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Iraqi politicians must restore ethics to politics

Recent political disputes and corruption have led Iraqi politicians to forgo their primary roles and focus on merely gaining power, money and influence.
Protesters march during a demonstration demanding the abolition of a law granting pensions to parliamentarians in Baghdad, February 15, 2014. The banner reads, "No to the pensions of parliamentarians." REUTERS/Ahmed Saad (IRAQ - Tags: CIVIL UNREST POLITICS BUSINESS EMPLOYMENT) - RTX18V53

Expressions like “the ethics of political work” elicit scorn and mockery in Iraq. These come not only from average citizens who have experienced a painful past and are still going through a harrowing present in their relationship with politics, leading them to see politics as anything but ethical, but also from politicians themselves. A wide spectrum of the Iraqi political class views politics as a way for leaders to rid themselves of obligations, break promises and manipulate and falsify facts for their own gain.

This article does not aim to study the historical roots of the concept of politics, nor the services the field offers or breakthroughs it achieves in organizing society, expressing its will, solving its problems and internal crises or protecting humanity from extermination in continuous wars.

Rather, what is offered here is a partial understanding of politics in Iraq in terms of conspiracy, plotting and taking advantage of conditions to oust and weaken other parties.

Justifying the hostility of Iraqi political powers — whether between the major parties or within the same party — is the long history of hardships and challenges these parties have faced. More than 10 years following the regime change in Baghdad, these past difficulties have yet to allow the parties to establish political and organizational groundwork based on principles, obligations and commitments.

It seems that the secrecy that characterized the work of most current parties in the past decades still applies. This secrecy was the product of the struggle against the regime of former President Saddam Hussein, yet it continued to be a part of the political and organizational protocol of partisan work, like an untreatable disease. This is reflected in the structures of parties and their reliance on abnormal working rules, in addition to the lack of a mechanism for power rotation within the party.

Moreover, the gloomy conditions that prevailed after 2003 and the spread of corruption have created a new pattern of partisan affiliations based more on personal and financial interests than on morals and common principles. This has paved the road for the division of parties and withdrawals from them, rendering the parties’ goals unclear and allowing for the coexistence of radically divergent figures within a single party.

The basis for establishing a political party should be clear common goals, and these goals should attract the members and popular base. However, the lack of a common goal that joins people together, even if they disagree on details, has created chaos in the political environment. The lack of a common goal has also poisoned this environment, eradicating all ethics and principles governing the relationships between the parties.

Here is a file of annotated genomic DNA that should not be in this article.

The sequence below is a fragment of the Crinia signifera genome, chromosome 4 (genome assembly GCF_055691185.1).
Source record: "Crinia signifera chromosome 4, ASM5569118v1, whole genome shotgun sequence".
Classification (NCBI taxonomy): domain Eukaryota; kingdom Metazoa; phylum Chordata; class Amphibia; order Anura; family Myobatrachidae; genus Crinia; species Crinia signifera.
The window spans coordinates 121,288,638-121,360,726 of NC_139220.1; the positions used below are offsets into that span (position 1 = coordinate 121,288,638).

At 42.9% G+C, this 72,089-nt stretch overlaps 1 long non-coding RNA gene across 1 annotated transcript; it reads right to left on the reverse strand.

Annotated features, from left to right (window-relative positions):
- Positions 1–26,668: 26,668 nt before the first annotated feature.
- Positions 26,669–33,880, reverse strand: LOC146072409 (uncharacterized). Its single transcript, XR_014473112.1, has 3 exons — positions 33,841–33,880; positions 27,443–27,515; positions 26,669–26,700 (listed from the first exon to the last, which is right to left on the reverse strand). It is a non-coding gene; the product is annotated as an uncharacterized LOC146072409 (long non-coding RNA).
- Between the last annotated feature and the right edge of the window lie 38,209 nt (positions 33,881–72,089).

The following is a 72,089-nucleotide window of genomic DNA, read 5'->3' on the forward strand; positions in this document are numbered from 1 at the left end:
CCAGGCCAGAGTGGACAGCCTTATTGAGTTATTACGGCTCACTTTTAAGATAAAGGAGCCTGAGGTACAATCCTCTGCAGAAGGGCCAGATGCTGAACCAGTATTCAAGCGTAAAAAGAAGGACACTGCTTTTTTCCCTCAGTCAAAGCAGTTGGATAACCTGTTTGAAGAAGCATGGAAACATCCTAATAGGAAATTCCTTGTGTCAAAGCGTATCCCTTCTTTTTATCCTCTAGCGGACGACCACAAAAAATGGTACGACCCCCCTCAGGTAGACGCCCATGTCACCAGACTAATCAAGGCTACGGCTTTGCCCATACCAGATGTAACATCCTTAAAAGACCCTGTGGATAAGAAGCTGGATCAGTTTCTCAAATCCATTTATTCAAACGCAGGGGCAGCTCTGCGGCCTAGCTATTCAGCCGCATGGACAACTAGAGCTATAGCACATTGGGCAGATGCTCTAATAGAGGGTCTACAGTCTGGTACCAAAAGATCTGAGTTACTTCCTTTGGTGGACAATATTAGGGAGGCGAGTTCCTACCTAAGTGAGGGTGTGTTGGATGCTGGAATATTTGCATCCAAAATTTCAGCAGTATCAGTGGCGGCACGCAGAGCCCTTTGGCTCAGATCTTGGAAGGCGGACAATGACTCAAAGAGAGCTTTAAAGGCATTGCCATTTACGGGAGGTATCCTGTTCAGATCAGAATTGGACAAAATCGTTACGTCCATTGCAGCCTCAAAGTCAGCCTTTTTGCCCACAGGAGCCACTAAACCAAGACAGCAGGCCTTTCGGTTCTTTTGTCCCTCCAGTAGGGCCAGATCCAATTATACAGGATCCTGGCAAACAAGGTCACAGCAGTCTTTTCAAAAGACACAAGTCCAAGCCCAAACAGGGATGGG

The fact that the political class does not agree on a common identity for the country and its higher interests has opened the political sphere up to regional and international polarizations which further complicated the task of creating a healthy political environment in which the public would understand political work as a public service that is characterized first and foremost by ethics.

This lack of trust has attracted a large number of political and partisan figures who joined the political sphere without qualifications or any popular base in an attempt to preserve economic, tribal or religious interests. Iraqis found themselves immersed in sectarian and national disputes, transforming political and governmental work into an arena used to settle accounts and display extremist inclinations in order to allure the most extreme of voters.

This understanding is important for tracing the borders of the Iraqi political environment and understanding why it has reached this stage. This understanding alone, however, will not enhance this environment or restore ethics to political work unless there is a genuine will to realize this goal.

This will is to be found only amid a political milieu that believes in the ethics of political work, the noble roles it plays within society and the preservation of the complementary spirit of partisan relationships.

Elections represent a chance to bring about this change, but offer short windows of opportunity.

Change emanates from needs, and these days, Iraq is in desperate need of a political class capable of understanding its role and responsibilities toward society. Performing this role professionally and efficiently will clear the name of politics and restore trust in politicians.

In Iraq, there is a widespread illusion that political work has no ethics and that there are neither boundaries for conspiracy nor a limit on instigation and the taking advantage of blood and destruction. This is not true. Political work has ethics, an umbrella under which all political practices stand.

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